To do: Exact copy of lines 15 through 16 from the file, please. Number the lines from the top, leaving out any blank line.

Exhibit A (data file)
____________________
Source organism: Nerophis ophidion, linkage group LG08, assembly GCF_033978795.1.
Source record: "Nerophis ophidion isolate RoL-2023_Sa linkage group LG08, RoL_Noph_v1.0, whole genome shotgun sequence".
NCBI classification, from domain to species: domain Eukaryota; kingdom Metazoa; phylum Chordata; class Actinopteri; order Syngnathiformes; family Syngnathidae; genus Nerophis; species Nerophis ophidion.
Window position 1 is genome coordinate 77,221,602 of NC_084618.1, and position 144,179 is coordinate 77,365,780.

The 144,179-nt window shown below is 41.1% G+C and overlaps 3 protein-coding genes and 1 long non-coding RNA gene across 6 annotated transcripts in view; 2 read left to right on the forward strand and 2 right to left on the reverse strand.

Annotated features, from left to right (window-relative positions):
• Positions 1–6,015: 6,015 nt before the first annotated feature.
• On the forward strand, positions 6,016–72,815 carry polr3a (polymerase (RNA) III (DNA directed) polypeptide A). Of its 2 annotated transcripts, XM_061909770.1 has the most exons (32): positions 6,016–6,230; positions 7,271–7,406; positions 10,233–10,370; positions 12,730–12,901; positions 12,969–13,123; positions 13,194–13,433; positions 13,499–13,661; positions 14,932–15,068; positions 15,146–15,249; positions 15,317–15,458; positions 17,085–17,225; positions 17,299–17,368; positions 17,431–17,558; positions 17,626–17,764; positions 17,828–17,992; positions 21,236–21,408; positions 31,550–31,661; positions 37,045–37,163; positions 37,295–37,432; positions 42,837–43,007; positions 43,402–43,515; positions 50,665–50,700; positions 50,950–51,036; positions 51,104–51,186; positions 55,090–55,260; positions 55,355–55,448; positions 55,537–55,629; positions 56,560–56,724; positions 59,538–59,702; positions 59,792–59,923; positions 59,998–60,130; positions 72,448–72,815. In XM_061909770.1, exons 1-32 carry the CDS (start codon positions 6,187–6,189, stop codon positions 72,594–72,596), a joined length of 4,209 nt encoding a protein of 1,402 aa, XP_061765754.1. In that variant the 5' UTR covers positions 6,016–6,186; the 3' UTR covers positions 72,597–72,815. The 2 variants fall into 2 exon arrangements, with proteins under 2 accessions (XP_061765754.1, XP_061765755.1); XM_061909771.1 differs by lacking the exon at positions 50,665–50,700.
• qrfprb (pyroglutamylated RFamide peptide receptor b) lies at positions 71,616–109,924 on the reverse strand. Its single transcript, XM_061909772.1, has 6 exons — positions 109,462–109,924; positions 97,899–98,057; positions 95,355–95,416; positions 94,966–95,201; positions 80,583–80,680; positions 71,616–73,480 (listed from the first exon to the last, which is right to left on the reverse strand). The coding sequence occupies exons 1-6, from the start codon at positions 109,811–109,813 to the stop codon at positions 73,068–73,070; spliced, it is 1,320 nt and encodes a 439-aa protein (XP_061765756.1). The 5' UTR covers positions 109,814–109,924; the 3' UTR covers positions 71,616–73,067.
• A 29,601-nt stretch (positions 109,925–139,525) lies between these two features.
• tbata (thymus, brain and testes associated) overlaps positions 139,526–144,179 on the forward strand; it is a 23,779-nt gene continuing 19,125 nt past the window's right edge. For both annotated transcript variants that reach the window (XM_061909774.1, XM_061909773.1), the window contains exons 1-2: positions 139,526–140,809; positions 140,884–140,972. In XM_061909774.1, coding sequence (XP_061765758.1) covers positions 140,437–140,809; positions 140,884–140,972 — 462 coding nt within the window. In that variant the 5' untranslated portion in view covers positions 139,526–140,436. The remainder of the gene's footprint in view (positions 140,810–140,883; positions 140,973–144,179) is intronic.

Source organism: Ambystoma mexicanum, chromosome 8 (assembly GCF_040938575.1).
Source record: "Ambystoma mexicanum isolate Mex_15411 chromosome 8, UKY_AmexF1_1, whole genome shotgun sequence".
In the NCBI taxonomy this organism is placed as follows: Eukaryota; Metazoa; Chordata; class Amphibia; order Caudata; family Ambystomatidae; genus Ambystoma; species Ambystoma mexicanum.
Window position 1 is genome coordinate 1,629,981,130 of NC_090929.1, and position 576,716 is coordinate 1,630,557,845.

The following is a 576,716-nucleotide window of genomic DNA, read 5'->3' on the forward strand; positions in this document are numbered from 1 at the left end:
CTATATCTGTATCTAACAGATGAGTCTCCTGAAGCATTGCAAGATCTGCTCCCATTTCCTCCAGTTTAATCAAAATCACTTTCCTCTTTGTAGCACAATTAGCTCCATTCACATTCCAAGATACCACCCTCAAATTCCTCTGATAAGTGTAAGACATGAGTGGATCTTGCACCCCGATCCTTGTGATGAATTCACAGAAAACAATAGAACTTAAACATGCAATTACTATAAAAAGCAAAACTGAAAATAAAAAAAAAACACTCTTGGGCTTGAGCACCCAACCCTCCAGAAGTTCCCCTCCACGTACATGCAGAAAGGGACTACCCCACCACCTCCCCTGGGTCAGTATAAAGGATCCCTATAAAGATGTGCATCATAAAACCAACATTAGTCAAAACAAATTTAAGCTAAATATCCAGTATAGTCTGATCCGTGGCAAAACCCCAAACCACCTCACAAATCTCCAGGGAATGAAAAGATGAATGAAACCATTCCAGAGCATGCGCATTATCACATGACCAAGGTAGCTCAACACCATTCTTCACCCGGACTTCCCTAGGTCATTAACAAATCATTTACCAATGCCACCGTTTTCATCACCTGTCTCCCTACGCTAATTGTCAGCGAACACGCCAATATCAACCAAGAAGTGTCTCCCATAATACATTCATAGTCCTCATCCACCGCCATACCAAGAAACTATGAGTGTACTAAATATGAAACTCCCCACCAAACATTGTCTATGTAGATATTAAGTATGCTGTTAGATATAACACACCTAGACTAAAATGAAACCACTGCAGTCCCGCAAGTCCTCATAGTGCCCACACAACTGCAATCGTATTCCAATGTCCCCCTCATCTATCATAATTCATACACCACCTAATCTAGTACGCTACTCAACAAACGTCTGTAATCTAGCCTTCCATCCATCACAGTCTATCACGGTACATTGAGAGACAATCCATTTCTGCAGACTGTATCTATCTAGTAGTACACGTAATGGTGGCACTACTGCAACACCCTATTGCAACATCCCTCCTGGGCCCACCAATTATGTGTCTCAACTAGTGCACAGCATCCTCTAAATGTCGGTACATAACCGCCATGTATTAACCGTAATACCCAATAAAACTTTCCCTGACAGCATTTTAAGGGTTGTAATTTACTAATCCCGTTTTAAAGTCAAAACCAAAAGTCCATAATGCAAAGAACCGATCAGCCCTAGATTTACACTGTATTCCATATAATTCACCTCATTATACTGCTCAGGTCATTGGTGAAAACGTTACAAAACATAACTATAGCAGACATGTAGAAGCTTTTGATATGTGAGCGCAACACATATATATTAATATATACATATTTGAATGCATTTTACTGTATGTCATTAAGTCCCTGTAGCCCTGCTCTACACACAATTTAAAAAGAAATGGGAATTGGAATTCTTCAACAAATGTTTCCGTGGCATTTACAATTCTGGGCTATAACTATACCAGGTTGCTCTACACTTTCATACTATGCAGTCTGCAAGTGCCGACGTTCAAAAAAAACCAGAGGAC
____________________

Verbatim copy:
Window position 1 is genome coordinate 1,629,981,130 of NC_090929.1, and position 576,716 is coordinate 1,630,557,845.

The following is a 576,716-nucleotide window of genomic DNA, read 5'->3' on the forward strand; positions in this document are numbered from 1 at the left end: